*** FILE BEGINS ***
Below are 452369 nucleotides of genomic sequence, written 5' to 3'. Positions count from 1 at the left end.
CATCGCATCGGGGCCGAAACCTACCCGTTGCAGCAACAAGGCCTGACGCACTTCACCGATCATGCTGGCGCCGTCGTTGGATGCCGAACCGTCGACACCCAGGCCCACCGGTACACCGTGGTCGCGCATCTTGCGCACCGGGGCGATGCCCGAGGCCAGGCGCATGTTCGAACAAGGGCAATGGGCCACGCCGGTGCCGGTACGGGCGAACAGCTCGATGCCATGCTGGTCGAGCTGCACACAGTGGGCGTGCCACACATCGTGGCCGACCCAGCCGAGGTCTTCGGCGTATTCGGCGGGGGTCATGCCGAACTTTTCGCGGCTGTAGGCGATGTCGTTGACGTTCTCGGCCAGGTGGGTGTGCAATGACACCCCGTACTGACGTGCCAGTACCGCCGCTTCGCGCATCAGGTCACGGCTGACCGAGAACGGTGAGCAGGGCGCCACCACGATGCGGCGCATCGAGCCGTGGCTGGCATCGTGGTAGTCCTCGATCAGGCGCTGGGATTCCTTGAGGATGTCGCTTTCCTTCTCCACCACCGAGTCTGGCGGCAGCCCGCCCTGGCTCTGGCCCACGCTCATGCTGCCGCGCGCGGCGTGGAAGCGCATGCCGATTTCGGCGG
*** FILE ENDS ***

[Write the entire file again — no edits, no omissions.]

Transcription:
Below are 452369 nucleotides of genomic sequence, written 5' to 3'. Positions count from 1 at the left end.
CATCGCATCGGGGCCGAAACCTACCCGTTGCAGCAACAAGGCCTGACGCACTTCACCGATCATGCTGGCGCCGTCGTTGGATGCCGAACCGTCGACACCCAGGCCCACCGGTACACCGTGGTCGCGCATCTTGCGCACCGGGGCGATGCCCGAGGCCAGGCGCATGTTCGAACAAGGGCAATGGGCCACGCCGGTGCCGGTACGGGCGAACAGCTCGATGCCATGCTGGTCGAGCTGCACACAGTGGGCGTGCCACACATCGTGGCCGACCCAGCCGAGGTCTTCGGCGTATTCGGCGGGGGTCATGCCGAACTTTTCGCGGCTGTAGGCGATGTCGTTGACGTTCTCGGCCAGGTGGGTGTGCAATGACACCCCGTACTGACGTGCCAGTACCGCCGCTTCGCGCATCAGGTCACGGCTGACCGAGAACGGTGAGCAGGGCGCCACCACGATGCGGCGCATCGAGCCGTGGCTGGCATCGTGGTAGTCCTCGATCAGGCGCTGGGATTCCTTGAGGATGTCGCTTTCCTTCTCCACCACCGAGTCTGGCGGCAGCCCGCCCTGGCTCTGGCCCACGCTCATGCTGCCGCGCGCGGCGTGGAAGCGCATGCCGATTTCGGCGG